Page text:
Short-term Antibiotic Therapy for Pyelonephritis in Childhood (STUTI)
The purpose of this study is to evaluate the efficacy of oral ceftibuten for 7 days versus 10 days in acute pyelonephritis in children.
The main hypothesis is that the ceftibuten for 7 days will be not inferior to ceftibuten 10 days in the rate of renal scarring at 6-12 months.
|Study Design:||Allocation: Randomized
Endpoint Classification: Efficacy Study
Intervention Model: Parallel Assignment
Masking: Single Blind (Outcomes Assessor)
Primary Purpose: Treatment
|Official Title:||Randomised Controlled Trial on Efficacy and Safety of Short Term Versus Long Term Antibiotic Therapy for Pyelonephritis in Childhood.|
- Rate of renal SCAR [ Time Frame: 6-12 month from urinary tract infection ] [ Designated as safety issue: No ]
- Relapses [ Time Frame: up to12 months ] [ Designated as safety issue: No ]
- Adverse effects of drug therapy [ Time Frame: 10 days ] [ Designated as safety issue: Yes ]
|Study Start Date:||July 2006|
|Study Completion Date:||July 2010|
|Primary Completion Date:||July 2009 (Final data collection date for primary outcome measure)|
ceftibuten 9mg/kg once a day for 7 days.
|Active Comparator: 2||
ceftibuten 9mg/kg once a day for 10 days.
Acute pyelonephritis is one of the most common serious bacterial infections in childhood, particularly in young children, with an estimated prevalence in febrile infants of 5.3%. It has been considered an important risk factor for the development of renal scarring, and renal insufficiency. More recently the long term outcomes of pyelonephritis has ameliorated, probably because of prompt diagnosis and therapy, and the importance of urinary tract infection as a risk factor for renal insufficiency has been questioned.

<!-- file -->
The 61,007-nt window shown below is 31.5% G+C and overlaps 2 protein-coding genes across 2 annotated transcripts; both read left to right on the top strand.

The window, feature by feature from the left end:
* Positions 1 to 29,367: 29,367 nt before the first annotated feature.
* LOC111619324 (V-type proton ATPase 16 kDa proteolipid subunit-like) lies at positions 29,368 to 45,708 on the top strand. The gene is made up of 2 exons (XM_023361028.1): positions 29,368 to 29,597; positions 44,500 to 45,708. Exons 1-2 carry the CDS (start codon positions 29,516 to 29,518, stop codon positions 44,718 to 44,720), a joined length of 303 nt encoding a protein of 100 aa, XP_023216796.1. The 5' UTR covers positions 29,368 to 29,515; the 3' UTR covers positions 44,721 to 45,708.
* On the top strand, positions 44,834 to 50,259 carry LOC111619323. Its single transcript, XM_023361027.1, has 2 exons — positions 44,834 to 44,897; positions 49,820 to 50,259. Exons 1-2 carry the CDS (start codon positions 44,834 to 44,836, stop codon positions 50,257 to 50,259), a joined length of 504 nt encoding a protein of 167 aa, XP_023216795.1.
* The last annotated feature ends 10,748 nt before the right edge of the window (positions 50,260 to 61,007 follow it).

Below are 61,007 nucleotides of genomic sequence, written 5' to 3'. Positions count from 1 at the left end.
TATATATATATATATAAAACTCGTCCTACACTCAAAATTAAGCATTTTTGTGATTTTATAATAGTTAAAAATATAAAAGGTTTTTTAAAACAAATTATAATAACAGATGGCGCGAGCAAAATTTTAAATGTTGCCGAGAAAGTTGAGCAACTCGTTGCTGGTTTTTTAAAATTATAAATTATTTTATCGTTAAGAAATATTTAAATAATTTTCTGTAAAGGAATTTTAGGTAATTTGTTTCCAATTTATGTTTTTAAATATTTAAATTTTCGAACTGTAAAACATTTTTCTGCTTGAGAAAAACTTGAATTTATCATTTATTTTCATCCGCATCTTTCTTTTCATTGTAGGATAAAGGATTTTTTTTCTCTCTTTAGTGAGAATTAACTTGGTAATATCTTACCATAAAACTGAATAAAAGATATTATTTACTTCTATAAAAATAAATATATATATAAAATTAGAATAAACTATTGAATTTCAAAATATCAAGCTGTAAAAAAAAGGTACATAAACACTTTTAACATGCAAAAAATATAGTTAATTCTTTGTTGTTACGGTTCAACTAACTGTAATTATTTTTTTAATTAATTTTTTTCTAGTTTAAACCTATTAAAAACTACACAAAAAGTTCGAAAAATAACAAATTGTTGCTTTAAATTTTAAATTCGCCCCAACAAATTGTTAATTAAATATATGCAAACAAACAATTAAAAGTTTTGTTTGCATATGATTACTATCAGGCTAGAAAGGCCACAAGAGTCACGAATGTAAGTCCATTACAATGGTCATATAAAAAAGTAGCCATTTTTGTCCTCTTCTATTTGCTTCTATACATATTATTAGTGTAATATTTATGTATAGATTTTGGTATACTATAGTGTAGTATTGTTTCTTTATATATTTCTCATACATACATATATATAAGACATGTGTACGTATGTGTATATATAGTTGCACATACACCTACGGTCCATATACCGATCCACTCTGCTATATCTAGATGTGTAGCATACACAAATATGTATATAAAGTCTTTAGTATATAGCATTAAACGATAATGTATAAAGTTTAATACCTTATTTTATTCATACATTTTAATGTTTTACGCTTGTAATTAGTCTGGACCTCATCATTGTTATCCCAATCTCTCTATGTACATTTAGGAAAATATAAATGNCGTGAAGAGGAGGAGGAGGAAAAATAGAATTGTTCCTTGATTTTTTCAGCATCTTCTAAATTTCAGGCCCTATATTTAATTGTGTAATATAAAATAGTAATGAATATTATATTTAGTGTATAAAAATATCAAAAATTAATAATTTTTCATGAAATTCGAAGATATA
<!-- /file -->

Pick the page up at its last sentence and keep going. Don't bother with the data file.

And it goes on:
Nevertheless, the optimal type and duration of antibiotic therapy for acute uncomplicated pyelonephritis in children is not established yet.
There is a general agreement that children who are dehydrated, unable to drink, or in whom sepsis is possible, should be admitted to hospital for intravenous antibiotic treatment.
Outside this conditions, evidence suggest that children with acute pyelonephritis can be treated effectively with cefixime, ceftibuten or amoxycillin/clavulanic acid. given orally (1).
A recently updated Cochrane review on antibiotic treatment for acute pyelonephritis in children identified twenty three studies (3407 children). No significant differences were found in persistent renal damage at six to 12 months (824 children: RR 0.80, 95% CI 0.50 to 1.26) or in duration of fever (808 children: WMD 2.05, 95% CI -0.84 to 4.94) between oral antibiotic therapy (10 to 14 days) and IV therapy (3 days) followed by oral therapy (10 days). Similarly no significant differences in persistent renal damage (3 studies, 341 children: RR 1.13, 95% CI 0.86 to 1.49) were found between IV therapy (3 to 4 days) followed by oral therapy and IV therapy for 7 to 14 days.
Authors concluded that children with acute pyelonephritis can be treated effectively with oral antibiotics (cefixime, ceftibuten and amoxycillin/clavulanic acid) or with short courses (2 to 4 days) of IV therapy followed by oral therapy.
Oral treatment also is easier to use and does not require admission to hospital, leading to reduced costs.
Nevertheless, the exact duration of oral therapy is not established. Current guidelines recommend 7-14 days course of broad-spectrum antibiotics capable of reaching significant renal levels.
The objective of our study is to evaluate if oral ceftibuten for 7 days is equally effective as oral ceftibuten for 10 days in acute pyelonephritis in children.
This is a non-inferiority randomised controlled trial to determine whether a short term therapy with ceftibuten ( 7 days) will be therapeutically similar to a long term therapy ( 10 days), measuring as major outcome the prevalence of renal scars.